Table 3. TRIM genes differentially expressed in active pulmonary tuberculosis, latent tuberculosis and healthy controls.

Figure imgf000030_0001

Figure imgf000031_0001

Selective over-expression/representation of specific immunomodulatory ligands in Active TB Patients: Analysis of the distinct transcriptional profiles revealed that transcripts from the genes CD274 (PDLl) and PCDLG2 (PDL2, CD273) are expressed only in the active TB patients (Figures 5A and B). These molecules have been previously shown to be involved in the regulation of the immune response to both acute and chronic viral infection (A Sharpe, Ann. Rev. Imm.). These molecules act as inhibitory co-stimulatory receptors for the molecule PD 1 in interactions between T cells and APCs, and blockade of this pathway has been shown to restore the proliferative and effector functions of antigen specific T cells in HIV, Hepatitis B and C infection.

Genes under-expressed/represented in active TB: Strikingly, a number of genes known to be expressed in T cells (some also on NK and B cells), were found to be profoundly down-regulated/under-represented in the blood of active TB patients (Figure 3D), (but not in latent TB or healthy controls, including, CD3, CTLA-4,

CD28, ZAP-70 (T, NK and B cells), IL-7R, CD2 (also on B cells), SLAM (also on NK cells), CCR7,

GATA-3 (also in NK cells). This could indicate that gene expression was down-regulated in T, NK and B cells during active PTB, or that the cells had been recruited elsewhere (e.g., the lung) as a result of infection with M. tuberculosis. This is currently under investigation using flow cytometric analysis of blood from the different patient groups, as well as by transcriptional analysis of purified populations of T cells from the different patient groups.

Higher Stringency Statistical analysis of transcriptional profiles in latent and active TB patients versus healthy controls. Statistical group comparison was further performed as before by identifying differentially expressed genes between the groups using the non-parametric Kruskal-Wallis test, but now using the most stringent multiple comparison correction for controlling Type I error (Bonferroni correction). With this increased stringency 46 genes (P<0.1) and 18 genes (P < 0.05) were identified as differentially expressed between groups (Figures 6 and 7; Tables 4 and 5). Of the 46 genes a large number of IFN-inducible genes, such as STAT-I, GBP and IRF-I were still observed to be over-expressed/represented in the blood from active TB patients, and either down-regulated or unchanged in the latent patients or healthy controls. A number of these genes were also found to be over-expressed/represented in the blood of active TB patients, even with the highest stringency analysis which still extracted genes (Bonferroni correction, P<0.05). Only 3 transcripts in active TB were still observed to be down-regulated/under-represented within the 46 gene group, including IL-7R (expressed in T cells), the chemokine receptor CXCR3 (lost at higher statistical stringency) and alpha II-spectrin. The underexpression/representation of CXCR3 is of interest since this chemokine receptor has been shown to be highly expressed in ThI cells required for protection against mycobacterial infection, which may reflect their suppression or migration out of blood to infected tissue. Table 5 includes 18 genes, with IL7R and SPTANl being underrepresented/expressed in active PTB, and all others being overrepresented/expressed and diagnostic for active disease.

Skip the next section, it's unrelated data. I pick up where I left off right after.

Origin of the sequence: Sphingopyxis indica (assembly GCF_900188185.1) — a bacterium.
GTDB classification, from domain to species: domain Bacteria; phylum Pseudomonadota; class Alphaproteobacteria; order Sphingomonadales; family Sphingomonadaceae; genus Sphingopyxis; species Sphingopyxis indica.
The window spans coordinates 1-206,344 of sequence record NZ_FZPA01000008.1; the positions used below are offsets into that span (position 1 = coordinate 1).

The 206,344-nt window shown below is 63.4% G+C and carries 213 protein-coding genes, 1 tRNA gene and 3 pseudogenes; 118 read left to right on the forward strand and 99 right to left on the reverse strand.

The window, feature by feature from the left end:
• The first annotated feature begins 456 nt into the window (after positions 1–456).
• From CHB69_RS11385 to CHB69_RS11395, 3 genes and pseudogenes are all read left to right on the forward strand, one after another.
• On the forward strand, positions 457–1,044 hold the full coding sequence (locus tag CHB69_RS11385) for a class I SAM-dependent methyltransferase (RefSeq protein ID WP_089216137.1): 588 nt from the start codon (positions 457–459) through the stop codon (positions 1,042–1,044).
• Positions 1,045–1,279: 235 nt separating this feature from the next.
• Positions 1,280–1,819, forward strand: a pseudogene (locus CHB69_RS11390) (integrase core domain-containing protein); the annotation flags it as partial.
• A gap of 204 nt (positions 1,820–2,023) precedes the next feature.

Table 4. Genes significantly differentially expressed between active TB and other clinical groups.

Figure imgf000032_0001

Figure imgf000033_0001

Improved discrimination between patients with active and latent TB and healthy controls: The approaches described above although able to discriminate active TB from latent TB and healthy controls are less able to discriminate between all three clinical groups. To select discriminating genes the following approach was used. First, genes expressed in blood from healthy individuals were compared versus latent TB patients, using the Wilcoxon-Mann- Whitney test at a p<0.005, which yielded 89 discriminatory genes. Genes expressed in blood from healthy individuals versus active TB patients were then compared, again using the Wilcoxon-Mann- Whitney test but with a p<0.5, and the most stringent Bonferroni correction factor, which yielded a list of 30 discriminatory genes. This list was combined to give a total list of 1 19 discriminating genes (Table 6). This list of genes was then used to interrogate the dataset of all clinical groups using unsupervised clustering analysis by Pearson correlation. This analysis generated three distinct clusters of clinical groups (Figures 8A to 8F): one cluster is composed of 11 out of 13 of the active TB patients (Figure 8, Cluster C); a second cluster is composed of 16 out of 17 latent TB patients, and 1 active TB patient (Figure 8, Cluster B); a third cluster contains all 12 healthy controls included in the study, plus 1 active TB and 1 latent TB outlier (Figure 8, Cluster A). For each of Figures 8A to 8F, clusters of patients/clinical groups are presented horizontally and clusters of genes are presented vertically. This pattern of expression/representation of the whole list of 1 19 genes (Figure 8A) now allows discrimination of all three clinical groups from each other: i.e., allows discrimination of Active TB, Latent TB and Healthy individuals from each other, each clinical group exhibiting a unique pattern of expression/representation of these 1 19 genes or subgroups thereof. The skilled artisan will recognize that 1, 2, 3, 4, 5, 6, 7, 8, 10, 12, 15, 20, 25, 30, 35 or more genes may be placed in a dataset that represents a cluster of genes that may be compared across clusters of clinical groups A (Healthy), B (Latent), C (Active), and that either alone or in combination with other such clusters, each clinical group can exhibit a unique pattern of expression/representation obtained from these 119 genes.